Josh and the City: Planes, Trains and Unexpected Curveballs

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Oh, what a week.

If you live in New York City, then you know how many millions of people rely on public transportation every day to get around. Likewise, if the train is delayed, so are the pedestrians riding it. If the train takes a spontaneous trip to the moon, there’s nothing anyone can do about it; they are riding at the mercy of the cheapest mode of transportation NYC has to offer.

And when the train shuts down altogether?

Well.

If I wasn’t previously added to the ranks of everyday New Yorkers in the past few months, the goal was accomplished this week. Allow me to share with you the semi-dramatic story that every other New Yorker has undoubtedly already experienced.

My orientation week at my new job ended rather unceremoniously: on my fifth day of work, the bus I take to the train station in order to get downtown decided not to show up. I waited for a half hour before calling into work to let them know that there was nothing I could do—I wouldn’t be there on time. When the bus finally came and took me to the train station, I sat on the train praying that something miraculous would happen and I would make it on time. I ended up being late but was luckier than I thought I would be: I was told that “it happens” and received thanks for calling in to make them aware of my lateness. I went on with my day and ended up having a good shift at work.

Then my next day of work came….and catastrophe struck again.

This time my bus was on time and I made it to the train with an hour until my shift started. I got on, rode it one stop, and looked up from my book when I heard the overhead message: “We apologize, but the train is going to be delayed as we are facing serious malfunctions.” This went on for ten minutes until the message eventually changed to, “We apologize, but the entire line has shut down. The trains are unable to move in either direction. Please find alternate transportation at this time.”

[Insert expletive here].

Basically, I couldn’t believe my luck. Actually, since my life feels like a TV show most of the time anyway, part of me could, but knowing that I had to be at work in 45 minutes and I was a mile and a half away from the express bus that left two minutes ago, all I could do was throw my hands up in the air. I was screwed. I had to call into work again to explain my situation and to apologize profusely. Even though we all knew it wasn’t my fault, my managers’ hands were tied; if I was late, I was late and it was my own fault.

Luckily, sometimes life throws us a curveball—the good kind. After departing the train and running to the previous stop, I called my aunt and ranted about my situation. She quickly strapped on her superhero gear (yes, cape and all) and made sure I was at work on time. Oh, excuse me, not on time—early! The managers were stunned that I not only made it down to the city well before I said I would be there but that I made it in record time! It was a minor miracle but a miracle just the same.

The Sunday School version of my tale would go something along the lines of, “Bad things happen, friends; do your best to overcome the obstacles and be thankful for those around you.” The truth is, surviving in a big city means that there are challenges that will end in triumph as well as ones that will result in failure. I experienced both this week with my commute and segue into a new job. Which brings me to a topic I’ve been contemplating a lot lately.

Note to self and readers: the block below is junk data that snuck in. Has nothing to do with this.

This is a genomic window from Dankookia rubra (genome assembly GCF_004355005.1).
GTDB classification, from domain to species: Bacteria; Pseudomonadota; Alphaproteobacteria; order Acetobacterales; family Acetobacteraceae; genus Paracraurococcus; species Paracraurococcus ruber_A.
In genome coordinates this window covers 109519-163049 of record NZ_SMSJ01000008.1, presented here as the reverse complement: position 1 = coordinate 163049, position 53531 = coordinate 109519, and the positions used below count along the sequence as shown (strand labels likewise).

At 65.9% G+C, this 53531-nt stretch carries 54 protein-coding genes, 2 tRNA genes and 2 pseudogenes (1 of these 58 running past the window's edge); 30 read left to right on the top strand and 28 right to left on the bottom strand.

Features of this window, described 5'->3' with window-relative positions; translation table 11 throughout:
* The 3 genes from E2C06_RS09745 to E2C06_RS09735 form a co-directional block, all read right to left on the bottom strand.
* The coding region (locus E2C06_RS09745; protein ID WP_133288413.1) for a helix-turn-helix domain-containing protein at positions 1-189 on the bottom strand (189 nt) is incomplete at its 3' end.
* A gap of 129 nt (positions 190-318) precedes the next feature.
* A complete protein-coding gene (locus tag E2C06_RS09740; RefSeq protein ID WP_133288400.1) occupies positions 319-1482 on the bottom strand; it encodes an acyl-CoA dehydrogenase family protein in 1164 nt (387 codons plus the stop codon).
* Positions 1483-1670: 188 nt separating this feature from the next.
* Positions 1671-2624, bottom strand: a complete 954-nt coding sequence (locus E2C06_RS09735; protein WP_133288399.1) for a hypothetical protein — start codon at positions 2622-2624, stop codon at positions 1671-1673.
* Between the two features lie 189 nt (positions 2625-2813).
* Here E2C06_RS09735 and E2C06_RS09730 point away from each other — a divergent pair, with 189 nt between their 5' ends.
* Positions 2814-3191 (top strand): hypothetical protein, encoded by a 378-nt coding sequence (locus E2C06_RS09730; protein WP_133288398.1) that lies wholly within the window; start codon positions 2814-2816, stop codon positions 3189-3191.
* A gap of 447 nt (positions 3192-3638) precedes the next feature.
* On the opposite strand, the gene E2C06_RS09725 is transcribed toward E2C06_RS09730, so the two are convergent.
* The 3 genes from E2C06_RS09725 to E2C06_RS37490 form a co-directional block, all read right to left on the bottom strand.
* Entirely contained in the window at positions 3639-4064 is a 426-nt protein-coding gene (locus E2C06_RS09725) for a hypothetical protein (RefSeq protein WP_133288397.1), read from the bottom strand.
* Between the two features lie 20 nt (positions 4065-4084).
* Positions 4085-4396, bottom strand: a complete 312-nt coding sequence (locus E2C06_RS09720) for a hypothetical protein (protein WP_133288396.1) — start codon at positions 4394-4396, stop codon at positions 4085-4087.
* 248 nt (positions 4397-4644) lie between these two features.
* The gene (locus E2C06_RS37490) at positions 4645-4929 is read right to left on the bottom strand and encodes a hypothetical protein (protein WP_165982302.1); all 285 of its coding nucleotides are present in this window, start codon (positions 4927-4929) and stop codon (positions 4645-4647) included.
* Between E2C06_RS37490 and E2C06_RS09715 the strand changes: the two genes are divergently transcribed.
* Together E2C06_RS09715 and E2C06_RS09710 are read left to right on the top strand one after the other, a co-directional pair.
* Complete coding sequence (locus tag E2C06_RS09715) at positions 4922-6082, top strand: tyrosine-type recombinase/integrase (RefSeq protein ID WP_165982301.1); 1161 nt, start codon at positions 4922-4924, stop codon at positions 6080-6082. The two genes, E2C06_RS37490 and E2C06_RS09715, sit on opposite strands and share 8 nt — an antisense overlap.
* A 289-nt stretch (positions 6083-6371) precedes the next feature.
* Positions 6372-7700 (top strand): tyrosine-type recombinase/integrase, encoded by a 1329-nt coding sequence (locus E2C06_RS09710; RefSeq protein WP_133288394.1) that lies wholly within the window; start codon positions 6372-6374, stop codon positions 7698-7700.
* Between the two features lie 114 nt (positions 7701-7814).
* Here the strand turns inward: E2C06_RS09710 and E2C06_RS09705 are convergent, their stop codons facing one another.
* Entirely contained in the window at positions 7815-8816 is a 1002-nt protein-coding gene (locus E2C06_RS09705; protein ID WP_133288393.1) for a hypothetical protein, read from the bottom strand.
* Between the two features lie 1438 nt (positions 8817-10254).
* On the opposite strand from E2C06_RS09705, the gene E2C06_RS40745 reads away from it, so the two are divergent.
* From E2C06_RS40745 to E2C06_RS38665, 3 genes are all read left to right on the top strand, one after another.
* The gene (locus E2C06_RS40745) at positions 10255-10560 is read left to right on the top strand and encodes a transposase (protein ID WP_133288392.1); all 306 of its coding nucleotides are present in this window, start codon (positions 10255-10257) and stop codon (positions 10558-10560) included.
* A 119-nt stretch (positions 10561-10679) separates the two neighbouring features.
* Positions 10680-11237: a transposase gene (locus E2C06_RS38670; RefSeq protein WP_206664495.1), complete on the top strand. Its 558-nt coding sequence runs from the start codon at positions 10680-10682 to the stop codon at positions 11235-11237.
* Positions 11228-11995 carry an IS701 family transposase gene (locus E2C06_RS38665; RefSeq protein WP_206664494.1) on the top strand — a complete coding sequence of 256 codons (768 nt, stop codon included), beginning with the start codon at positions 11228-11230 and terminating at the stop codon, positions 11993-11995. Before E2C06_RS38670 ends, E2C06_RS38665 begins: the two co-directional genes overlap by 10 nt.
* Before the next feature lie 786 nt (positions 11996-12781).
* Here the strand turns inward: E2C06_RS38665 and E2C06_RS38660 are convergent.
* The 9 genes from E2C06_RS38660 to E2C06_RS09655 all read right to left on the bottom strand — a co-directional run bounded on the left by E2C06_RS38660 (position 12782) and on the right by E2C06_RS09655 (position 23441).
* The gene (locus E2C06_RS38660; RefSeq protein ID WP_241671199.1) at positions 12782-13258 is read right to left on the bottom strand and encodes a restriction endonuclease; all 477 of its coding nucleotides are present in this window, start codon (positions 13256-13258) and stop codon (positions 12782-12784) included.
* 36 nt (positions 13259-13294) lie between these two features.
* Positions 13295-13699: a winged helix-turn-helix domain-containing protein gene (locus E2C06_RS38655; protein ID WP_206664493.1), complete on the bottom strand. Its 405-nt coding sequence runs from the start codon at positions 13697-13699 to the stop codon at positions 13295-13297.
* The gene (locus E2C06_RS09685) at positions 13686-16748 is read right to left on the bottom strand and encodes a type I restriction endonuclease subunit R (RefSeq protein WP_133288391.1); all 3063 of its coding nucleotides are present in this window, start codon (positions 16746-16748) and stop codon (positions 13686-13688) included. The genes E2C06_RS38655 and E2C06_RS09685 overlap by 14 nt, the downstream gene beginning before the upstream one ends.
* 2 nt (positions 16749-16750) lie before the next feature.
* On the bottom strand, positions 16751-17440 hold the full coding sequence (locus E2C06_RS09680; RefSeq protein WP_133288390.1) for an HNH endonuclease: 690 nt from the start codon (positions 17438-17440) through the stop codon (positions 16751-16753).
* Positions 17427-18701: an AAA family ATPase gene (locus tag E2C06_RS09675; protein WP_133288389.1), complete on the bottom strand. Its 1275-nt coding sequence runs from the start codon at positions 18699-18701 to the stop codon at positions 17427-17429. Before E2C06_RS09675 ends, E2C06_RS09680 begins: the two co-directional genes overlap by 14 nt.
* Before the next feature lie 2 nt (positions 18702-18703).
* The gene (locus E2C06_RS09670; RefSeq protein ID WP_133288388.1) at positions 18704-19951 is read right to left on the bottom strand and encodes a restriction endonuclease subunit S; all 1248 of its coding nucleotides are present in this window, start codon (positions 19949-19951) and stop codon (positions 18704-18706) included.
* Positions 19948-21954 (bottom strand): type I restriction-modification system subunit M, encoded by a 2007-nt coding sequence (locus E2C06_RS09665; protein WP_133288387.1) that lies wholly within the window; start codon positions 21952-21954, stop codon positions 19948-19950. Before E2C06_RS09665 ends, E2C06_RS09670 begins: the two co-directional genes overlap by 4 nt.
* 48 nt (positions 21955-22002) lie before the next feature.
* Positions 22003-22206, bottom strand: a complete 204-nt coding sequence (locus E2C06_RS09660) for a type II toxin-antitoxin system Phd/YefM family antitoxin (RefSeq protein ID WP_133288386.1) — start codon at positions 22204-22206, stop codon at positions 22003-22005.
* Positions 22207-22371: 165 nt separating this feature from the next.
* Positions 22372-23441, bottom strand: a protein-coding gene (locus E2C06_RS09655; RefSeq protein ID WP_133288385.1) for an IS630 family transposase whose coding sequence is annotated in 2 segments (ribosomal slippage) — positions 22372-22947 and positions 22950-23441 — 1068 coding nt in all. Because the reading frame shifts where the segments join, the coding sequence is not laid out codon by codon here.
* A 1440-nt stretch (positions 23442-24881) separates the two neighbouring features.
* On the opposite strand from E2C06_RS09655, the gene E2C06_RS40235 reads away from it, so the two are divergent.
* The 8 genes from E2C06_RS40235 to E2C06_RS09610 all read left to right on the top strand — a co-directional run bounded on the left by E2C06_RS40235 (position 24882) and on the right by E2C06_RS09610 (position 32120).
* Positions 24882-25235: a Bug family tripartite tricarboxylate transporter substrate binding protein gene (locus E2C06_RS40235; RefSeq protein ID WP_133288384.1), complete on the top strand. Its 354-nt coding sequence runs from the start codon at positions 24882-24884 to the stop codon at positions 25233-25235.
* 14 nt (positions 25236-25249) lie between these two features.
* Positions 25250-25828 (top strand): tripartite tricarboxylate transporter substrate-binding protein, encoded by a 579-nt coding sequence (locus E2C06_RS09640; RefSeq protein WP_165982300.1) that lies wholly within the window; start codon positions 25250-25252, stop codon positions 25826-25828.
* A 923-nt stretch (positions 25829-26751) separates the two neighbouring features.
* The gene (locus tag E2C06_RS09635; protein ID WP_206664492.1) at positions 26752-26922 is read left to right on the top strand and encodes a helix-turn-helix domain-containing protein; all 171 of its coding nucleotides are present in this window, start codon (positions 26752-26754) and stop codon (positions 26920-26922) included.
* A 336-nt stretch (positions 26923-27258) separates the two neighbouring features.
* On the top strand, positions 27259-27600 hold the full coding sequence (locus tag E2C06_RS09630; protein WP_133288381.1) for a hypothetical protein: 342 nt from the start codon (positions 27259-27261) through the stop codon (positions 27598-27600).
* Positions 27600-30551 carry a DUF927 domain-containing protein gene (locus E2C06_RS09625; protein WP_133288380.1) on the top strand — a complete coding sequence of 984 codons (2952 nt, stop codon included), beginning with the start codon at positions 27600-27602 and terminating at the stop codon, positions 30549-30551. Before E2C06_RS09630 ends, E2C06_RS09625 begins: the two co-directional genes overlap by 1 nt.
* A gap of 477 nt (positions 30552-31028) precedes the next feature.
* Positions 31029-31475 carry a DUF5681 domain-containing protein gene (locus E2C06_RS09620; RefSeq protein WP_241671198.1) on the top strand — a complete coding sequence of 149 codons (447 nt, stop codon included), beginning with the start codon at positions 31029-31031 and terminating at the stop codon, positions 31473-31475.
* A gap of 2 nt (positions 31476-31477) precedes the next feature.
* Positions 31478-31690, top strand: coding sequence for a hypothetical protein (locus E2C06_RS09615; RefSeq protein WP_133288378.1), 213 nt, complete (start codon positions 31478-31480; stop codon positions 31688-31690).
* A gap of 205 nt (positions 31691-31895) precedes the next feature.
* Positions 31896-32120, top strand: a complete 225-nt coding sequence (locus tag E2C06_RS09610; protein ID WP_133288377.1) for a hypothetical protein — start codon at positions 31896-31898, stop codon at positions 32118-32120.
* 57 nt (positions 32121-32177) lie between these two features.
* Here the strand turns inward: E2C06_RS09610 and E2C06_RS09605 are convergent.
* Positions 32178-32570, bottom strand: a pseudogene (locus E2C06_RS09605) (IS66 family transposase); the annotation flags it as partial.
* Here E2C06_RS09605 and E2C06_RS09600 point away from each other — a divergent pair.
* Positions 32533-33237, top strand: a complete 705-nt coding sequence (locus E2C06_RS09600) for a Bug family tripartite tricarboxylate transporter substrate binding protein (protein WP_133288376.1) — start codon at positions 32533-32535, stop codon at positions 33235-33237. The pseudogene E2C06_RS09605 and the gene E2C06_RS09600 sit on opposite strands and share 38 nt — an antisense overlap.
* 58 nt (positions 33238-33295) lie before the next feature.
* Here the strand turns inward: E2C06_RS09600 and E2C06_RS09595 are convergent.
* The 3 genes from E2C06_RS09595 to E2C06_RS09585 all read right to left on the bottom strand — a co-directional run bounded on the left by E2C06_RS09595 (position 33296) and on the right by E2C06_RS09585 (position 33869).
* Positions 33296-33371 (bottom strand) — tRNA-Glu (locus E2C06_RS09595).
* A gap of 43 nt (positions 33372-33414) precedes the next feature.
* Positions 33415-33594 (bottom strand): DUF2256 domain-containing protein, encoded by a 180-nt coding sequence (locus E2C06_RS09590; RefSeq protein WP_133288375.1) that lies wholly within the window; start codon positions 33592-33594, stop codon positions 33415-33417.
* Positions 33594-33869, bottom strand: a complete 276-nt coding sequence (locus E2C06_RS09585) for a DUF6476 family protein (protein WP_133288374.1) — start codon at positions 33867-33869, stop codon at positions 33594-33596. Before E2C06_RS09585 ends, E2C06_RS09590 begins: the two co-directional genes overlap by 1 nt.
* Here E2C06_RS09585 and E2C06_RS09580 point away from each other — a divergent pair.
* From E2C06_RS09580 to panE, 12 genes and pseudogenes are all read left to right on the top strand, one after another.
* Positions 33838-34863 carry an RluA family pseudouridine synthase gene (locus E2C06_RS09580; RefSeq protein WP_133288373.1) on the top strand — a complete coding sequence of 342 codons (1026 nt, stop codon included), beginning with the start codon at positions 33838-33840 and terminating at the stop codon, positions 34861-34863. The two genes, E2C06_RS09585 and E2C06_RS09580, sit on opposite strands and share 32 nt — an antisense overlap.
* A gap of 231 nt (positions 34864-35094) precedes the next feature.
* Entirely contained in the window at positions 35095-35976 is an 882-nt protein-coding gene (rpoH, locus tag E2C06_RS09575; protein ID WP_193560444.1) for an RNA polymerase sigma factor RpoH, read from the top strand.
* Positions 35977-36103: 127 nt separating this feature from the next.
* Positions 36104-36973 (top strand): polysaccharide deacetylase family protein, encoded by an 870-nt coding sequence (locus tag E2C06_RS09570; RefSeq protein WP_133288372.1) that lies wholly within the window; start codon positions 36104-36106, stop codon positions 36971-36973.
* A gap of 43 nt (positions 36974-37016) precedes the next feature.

Another part of surviving in the big city (for an artist at least) is being able to pay for it. Ever since moving to New York, I have tried to find a balance between auditioning, maintaining a “survival job” and actually working in my field. I’ve heard both sides of the controversial statement “artists need day jobs to survive.” Some say that if you’re a true artist, you can find a way to live on next to nothing because you’re doing what you love. Others insist that you need to have money in order to support your artistic needs. As a Gemini, I see the value in both opinions and as an artist I’ve been trying to pick a side that works for me.

As in most cases (since I can rarely make a decision about anything), I have decided to create my own rules. I believe that the situation changes just as easily as the global-warmed weather does: sometimes you need a survival job to make ends meet while at other times that acting gig or art gallery is enough to sustain you for a while. Most artists will tell you that they are rarely “comfortable” with their position. In fact, some go so far as to say that if you become comfortable with your art, you’re a goner. I wouldn’t go that far, but I must admit that I enjoy being a young twenty-something if for no other reason than it gives me the societal “permission” that so many adults I’ve met seem to still long for: the ability to actively pursue my dreams and, even if I fail, the chance to learn from it and continue to grow. In my new job I meet people every day who actively desire to learn new things and take on new projects. I think it’s fantastic! We are all artists in our own way and we all have something to contribute in this crazy-fast world that often makes us feel like our individuality doesn’t matter.

(Can someone tell me when I became a prophesier? ‘Cuz I’m trying to figure that out…)

Despite what life throws at us, I know we all possess the ability to overcome the obstacles and dive headfirst into what we really want out of our experiences. If you don’t believe me, I urge you to consider this quote from the final episode of one of my favorite television shows, Brothers and Sisters:

“It’s never too late to be what you might have been.”

Did you notice how the topic of this column veered off track for a bit?

Yeah. So did my train.

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